On February 22, 1963, Please Please Me was number one on the singles’ charts compiled by the New Musical Express (the most recognised chart at the time) and the Melody Maker. The confusion arises because it only reached number two on the Record Retailer chart, which later became the UK Singles Chart.
Anyway, From Me To You enjoyed seven weeks at number one, having knocked How Do You Do It? by city rivals Gerry & The Pacemakers off the top spot.
And the song which eventually knocked the mop tops off the top? I Like It by Gerry & The Pacemakers!
Interestingly, From Me To You – the title of which was said to have been inspired by the New Musical Express’s letters’ page From You to Us – was one of the last songs to be credited to McCartney–Lennon as, soon afterwards, the now legendary Lennon–McCartney became the accepted order.
Paul McCartney was later quoted as saying: “The thing I liked about From Me To You was that it had a very complete middle. It went to a surprising place. The opening chord of the middle section of that song heralded a new batch for me. That was a pivotal song. Our songwriting lifted a little with that song.”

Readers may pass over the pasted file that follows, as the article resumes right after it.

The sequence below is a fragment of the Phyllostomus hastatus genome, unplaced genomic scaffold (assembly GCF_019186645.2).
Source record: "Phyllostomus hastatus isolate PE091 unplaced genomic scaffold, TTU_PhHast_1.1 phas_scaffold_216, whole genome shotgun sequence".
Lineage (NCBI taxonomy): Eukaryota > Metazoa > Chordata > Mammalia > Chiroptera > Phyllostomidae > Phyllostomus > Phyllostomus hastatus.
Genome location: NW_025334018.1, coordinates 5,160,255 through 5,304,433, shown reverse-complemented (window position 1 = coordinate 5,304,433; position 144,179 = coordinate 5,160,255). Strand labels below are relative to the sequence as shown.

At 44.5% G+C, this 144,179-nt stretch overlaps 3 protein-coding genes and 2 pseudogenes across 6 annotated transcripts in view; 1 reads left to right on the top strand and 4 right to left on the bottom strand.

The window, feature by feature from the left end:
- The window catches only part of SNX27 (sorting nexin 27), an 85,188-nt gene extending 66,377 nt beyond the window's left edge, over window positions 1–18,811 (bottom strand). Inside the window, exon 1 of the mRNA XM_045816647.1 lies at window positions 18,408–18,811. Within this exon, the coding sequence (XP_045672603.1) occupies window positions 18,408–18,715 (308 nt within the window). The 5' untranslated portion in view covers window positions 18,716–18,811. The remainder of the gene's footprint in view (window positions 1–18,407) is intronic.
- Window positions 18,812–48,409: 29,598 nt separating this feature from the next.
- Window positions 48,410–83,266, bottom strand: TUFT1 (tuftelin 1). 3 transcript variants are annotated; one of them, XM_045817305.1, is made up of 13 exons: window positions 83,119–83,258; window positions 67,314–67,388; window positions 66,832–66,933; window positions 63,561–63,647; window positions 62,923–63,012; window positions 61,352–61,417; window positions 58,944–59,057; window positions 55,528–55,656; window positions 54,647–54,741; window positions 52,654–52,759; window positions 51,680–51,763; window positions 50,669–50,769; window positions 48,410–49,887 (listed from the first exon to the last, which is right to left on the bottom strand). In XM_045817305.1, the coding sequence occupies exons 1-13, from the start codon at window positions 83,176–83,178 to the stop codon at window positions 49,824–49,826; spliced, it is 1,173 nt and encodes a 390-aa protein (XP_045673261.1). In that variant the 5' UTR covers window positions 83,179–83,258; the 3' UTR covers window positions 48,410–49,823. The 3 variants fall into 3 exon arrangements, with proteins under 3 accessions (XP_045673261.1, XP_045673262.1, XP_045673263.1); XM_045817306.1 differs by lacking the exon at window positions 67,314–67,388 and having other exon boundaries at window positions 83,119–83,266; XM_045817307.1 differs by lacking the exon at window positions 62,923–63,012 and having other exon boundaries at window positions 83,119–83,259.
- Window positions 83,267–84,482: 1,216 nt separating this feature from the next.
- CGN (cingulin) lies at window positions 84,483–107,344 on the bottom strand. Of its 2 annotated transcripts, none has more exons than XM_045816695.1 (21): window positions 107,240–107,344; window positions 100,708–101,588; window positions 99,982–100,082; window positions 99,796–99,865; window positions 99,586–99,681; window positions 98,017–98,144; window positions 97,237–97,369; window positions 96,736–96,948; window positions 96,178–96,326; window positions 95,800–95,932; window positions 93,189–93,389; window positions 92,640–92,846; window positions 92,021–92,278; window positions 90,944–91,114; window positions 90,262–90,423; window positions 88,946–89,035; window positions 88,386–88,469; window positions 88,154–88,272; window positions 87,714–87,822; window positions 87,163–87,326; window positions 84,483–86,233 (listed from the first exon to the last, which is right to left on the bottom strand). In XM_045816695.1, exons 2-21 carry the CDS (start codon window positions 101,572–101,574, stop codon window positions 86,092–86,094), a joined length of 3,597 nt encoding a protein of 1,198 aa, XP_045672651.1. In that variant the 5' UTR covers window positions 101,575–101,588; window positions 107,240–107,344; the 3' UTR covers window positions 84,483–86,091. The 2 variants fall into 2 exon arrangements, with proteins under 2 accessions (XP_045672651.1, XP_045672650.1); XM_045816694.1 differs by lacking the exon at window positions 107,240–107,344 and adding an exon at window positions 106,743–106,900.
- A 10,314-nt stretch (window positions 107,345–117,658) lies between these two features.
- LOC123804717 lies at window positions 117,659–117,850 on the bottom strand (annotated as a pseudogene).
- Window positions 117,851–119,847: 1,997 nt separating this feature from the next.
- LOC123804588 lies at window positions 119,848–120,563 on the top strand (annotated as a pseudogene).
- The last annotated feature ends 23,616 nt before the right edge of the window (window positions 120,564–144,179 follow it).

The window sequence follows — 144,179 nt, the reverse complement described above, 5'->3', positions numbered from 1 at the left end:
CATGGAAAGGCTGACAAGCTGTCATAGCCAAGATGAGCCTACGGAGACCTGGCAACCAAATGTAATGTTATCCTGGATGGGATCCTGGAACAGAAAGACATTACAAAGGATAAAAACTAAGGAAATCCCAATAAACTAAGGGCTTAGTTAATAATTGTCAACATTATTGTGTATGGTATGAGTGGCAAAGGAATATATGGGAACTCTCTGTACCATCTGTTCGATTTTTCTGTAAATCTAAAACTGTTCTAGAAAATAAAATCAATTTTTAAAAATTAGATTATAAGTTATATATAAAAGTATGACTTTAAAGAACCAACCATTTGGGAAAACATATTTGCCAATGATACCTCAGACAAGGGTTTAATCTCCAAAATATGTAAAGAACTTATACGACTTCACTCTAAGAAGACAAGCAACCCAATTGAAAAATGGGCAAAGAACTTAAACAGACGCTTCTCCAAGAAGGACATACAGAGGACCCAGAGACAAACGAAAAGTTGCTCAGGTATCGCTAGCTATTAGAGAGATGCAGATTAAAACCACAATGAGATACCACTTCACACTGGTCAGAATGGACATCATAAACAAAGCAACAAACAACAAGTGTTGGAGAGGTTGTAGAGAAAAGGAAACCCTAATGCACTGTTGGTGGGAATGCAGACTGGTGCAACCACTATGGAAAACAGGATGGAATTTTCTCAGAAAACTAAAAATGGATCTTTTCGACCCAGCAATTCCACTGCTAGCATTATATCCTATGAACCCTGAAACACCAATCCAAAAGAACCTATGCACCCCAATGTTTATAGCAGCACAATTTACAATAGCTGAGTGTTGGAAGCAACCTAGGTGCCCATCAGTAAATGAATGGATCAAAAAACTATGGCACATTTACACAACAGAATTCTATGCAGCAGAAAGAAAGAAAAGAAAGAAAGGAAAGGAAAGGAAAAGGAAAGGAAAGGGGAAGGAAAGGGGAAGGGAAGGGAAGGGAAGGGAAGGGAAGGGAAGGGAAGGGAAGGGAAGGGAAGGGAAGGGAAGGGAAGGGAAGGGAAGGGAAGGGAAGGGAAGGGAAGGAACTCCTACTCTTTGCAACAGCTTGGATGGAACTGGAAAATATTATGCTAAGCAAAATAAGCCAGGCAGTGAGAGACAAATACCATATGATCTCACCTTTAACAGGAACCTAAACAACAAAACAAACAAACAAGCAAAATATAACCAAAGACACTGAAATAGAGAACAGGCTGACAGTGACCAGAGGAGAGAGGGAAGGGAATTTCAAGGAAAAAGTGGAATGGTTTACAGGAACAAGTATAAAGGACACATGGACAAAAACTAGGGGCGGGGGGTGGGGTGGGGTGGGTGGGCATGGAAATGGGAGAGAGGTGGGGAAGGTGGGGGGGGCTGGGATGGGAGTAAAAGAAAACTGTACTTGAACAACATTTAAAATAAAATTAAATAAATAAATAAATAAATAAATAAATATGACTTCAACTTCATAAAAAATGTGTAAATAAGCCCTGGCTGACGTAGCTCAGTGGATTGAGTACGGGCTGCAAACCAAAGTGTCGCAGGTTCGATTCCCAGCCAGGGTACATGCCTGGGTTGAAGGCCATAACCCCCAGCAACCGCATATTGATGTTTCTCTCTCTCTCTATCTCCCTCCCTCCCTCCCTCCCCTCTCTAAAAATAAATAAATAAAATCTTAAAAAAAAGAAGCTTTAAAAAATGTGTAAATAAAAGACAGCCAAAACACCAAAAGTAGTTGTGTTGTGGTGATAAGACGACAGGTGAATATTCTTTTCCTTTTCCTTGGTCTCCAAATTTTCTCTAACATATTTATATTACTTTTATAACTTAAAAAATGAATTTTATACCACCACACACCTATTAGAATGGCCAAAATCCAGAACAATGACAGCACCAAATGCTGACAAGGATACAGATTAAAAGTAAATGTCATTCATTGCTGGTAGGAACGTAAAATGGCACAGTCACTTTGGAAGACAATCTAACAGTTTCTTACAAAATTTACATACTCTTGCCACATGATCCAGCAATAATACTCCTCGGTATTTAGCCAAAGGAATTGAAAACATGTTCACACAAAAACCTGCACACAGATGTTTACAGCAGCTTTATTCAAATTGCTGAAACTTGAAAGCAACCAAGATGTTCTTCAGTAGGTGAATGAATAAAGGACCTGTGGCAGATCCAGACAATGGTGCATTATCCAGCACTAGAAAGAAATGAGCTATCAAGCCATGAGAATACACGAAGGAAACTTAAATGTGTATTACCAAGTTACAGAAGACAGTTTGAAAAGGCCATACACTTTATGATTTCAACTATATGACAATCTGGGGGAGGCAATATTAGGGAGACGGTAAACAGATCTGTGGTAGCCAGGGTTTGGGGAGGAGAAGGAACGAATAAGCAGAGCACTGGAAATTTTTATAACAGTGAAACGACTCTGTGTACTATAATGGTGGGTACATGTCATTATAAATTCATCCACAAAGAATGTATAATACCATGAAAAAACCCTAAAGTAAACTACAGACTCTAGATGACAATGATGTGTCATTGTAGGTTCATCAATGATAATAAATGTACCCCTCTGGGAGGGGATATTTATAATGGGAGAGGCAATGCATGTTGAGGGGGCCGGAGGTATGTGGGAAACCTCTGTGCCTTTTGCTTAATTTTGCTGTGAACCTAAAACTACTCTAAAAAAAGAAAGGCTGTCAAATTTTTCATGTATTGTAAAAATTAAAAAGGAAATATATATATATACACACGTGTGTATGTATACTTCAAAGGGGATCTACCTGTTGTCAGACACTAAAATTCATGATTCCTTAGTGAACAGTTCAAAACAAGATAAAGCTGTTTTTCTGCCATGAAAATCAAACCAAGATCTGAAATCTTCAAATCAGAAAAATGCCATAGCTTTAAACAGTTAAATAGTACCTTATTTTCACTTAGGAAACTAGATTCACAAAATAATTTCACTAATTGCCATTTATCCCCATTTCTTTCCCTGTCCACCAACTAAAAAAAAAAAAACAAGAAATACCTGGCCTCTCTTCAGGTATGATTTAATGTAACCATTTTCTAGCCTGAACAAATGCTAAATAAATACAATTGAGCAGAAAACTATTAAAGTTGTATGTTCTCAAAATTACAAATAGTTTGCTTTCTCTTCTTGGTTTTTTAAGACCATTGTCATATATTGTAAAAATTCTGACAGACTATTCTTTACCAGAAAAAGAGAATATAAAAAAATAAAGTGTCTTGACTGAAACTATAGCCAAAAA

I’LL always have a soft spot for this – it was the first tune to get people on the dancefloor at my wedding reception (no, me and the missus couldn’t be bothered with a “first dance” song ).
Ah, what a great night – May 26, 1990 – that was in the executive lounge at Everton Football Club (though the biggest hit of the night on the dancefloor was Step On by the Happy Mondays, which we made the DJ play several times).
The catchy Killer’s chorus included the lines “Solitary brother, is there still a part of you that wants to live?/Solitary sister, is there still a part of you that wants to give?”
I know, it’s not your typical wedding reception song, is it?
It was written by Adam Tinley, aka Adamski, and Seal – and announced the latter’s arrival on the world stage.
Taken from the album Dr Adamski’s Musical Pharmacy, it knocked Madonna’s Vogue off the top, before being replaced itself by the Englandneworder World Cup ditty World In Motion.
Seal released his own version the following year, reaching number eight.